Following a plethora of new expedition cruise ship announcements, many polar-class vessels are now starting to launch globally.
Atlas Ocean Voyages’ World Navigator, Crystal’s Crystal Endeavor and Lindblad Expeditions’ National Geographic Endurance all recently set sail within a few weeks of each other.
Here’s what you need to know about the new ships.
Crystal – Crystal Endeavor
Crystal welcomed guests onboard the new 20,200-gross-registered-ton Crystal Endeavor in Iceland on 17 July, sailing from Reykjavik. In fact, the line just extended its inaugural season in the destination, with two additional sailings into this September.
Endeavor offers 100 of its gross tons and 283 cubic metres to each and every client (only 200 in total), who can enjoy a high passenger-to-space ratio and a one-to-one staff-to-guest ratio.
Supporting adventures off the ship are 18 Zodiacs, 14 sea kayaks, snorkel gear and a six-passenger submersible and two helicopters for use in certain regions. The ship is bringing the environment back onboard via a remote operated vehicle to capture views at a depth of nearly 304m and a mast-mounted, zoom camera capable of imaging from more than a mile away.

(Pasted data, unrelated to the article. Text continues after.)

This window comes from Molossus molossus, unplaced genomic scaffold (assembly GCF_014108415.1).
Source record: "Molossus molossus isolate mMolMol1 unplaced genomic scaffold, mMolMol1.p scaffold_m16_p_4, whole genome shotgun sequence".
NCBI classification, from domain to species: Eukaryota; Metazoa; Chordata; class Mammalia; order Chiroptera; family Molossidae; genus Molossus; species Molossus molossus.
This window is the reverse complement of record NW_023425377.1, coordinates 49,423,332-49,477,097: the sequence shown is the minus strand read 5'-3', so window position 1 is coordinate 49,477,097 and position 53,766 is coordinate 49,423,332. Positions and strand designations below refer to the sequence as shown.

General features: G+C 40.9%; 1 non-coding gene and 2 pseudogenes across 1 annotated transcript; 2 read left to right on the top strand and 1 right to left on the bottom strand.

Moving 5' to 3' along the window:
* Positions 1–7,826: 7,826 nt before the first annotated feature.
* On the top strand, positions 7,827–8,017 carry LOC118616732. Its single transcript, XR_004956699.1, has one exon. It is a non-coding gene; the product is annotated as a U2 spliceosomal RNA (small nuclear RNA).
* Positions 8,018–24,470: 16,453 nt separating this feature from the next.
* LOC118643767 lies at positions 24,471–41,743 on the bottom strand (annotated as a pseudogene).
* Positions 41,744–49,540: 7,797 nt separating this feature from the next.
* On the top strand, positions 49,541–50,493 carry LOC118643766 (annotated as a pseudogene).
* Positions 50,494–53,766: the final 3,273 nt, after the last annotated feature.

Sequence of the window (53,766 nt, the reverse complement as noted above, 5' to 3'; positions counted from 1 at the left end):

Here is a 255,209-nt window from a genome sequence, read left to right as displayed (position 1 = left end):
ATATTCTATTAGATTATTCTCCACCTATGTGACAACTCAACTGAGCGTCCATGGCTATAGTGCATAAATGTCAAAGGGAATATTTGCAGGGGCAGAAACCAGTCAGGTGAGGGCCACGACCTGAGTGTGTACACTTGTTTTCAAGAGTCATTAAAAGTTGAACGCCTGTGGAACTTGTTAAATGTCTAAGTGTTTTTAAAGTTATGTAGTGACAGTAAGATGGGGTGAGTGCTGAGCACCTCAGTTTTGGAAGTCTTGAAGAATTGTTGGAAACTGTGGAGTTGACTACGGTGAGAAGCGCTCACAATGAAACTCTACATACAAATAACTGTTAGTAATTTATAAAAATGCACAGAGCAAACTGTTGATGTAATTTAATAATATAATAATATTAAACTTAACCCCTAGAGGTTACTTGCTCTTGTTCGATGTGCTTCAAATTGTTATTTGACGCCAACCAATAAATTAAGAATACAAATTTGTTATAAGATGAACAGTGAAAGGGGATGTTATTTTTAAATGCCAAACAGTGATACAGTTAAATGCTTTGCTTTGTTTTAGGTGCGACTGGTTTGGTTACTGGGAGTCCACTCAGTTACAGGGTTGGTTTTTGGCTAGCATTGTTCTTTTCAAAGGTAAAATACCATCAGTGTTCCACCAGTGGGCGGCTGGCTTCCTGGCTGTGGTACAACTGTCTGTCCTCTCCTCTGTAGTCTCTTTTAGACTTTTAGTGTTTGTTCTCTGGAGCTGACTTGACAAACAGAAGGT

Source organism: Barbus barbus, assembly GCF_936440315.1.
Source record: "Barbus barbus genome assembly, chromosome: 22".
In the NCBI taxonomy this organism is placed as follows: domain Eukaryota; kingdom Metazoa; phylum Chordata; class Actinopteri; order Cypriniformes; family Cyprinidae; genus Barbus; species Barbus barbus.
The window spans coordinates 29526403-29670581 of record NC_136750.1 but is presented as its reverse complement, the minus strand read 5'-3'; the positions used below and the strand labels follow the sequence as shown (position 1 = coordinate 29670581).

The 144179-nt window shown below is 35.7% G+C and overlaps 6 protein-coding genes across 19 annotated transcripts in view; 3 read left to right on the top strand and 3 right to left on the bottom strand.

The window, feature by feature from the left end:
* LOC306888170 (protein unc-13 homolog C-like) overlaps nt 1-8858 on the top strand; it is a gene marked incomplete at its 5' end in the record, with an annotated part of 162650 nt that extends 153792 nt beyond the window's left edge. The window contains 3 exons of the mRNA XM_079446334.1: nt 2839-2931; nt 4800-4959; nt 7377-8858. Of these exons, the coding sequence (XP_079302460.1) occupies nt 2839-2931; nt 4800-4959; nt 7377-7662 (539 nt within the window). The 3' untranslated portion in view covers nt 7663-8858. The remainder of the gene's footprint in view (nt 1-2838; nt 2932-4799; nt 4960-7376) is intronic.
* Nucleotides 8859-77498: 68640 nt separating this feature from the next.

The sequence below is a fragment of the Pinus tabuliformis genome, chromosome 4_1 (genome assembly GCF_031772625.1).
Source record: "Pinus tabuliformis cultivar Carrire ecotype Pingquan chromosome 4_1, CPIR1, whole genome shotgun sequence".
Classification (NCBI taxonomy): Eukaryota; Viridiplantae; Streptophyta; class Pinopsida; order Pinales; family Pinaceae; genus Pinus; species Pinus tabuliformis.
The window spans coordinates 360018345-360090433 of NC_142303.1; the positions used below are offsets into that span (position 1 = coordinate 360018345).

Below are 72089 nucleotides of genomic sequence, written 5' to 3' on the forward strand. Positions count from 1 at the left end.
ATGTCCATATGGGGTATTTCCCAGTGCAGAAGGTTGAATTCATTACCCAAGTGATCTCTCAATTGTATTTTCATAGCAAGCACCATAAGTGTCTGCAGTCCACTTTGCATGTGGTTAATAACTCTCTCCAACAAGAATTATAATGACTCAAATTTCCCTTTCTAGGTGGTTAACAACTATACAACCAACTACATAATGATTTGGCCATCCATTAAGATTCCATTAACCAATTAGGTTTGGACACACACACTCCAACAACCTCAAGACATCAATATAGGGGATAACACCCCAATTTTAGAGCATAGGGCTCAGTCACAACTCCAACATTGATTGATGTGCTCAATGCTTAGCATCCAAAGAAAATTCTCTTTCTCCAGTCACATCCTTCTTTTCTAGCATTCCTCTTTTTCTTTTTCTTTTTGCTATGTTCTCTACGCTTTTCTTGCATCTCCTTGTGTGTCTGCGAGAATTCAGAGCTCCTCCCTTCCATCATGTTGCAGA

The Dome Lounge onboard Atlas Ocean Voyages’ World Navigator. Credit: Atlas Ocean Voyages Photo Credit: 2021 Crystal/Bruno Cazarini Photography
Atlas Ocean Voyages – World Navigator
On 4 August, World Navigator was introduced to guests. The luxury ship is currently embarking on Egyptian and Greek Isles voyages for the summer, before making its way to the Mediterranean, Caribbean, South America and eventually down to Antarctica.
Among such features are the line’s signature “All Inclusive All the Way” perks, which extend to free roundtrip flights; ground transfers; gourmet cuisine (with six dining options); premium wines, beers and spirits, as well as specialty coffees; a complimentary shore excursion in every port; prepaid gratuities; polar parkas; emergency medical evacuation insurance; Wi-Fi access; and L’Occitane bath products.
National Geographic Endurance was recently christened in Iceland, ahead of its first sailing. Photo Credit: 2021 Julie Rowland
Lindblad Expeditions – National Geographic Endurance
Lindblad Expeditions’ new National Geographic Endurance first sailed from Reykjavik on 22 July 2021.
As polar-class vessels go, the Endurance hull is the strongest of the three — specified at PC5 Category A (the lower the number, the stronger it is) — making it ideal for navigating icy waters. It features a distinct X-Bow design for quieter and smoother sailing through rough conditions. The ship also carries the fewest guests, with a capacity of just 126 passengers.
“The ideas that we have inside the ship, they have been coming, not just for years, [but] for decades, for whole careers,” said Aaron Wood, captain of National Geographic Endurance. “And this vessel is the pinnacle of all of that.”
Source: TravelAge West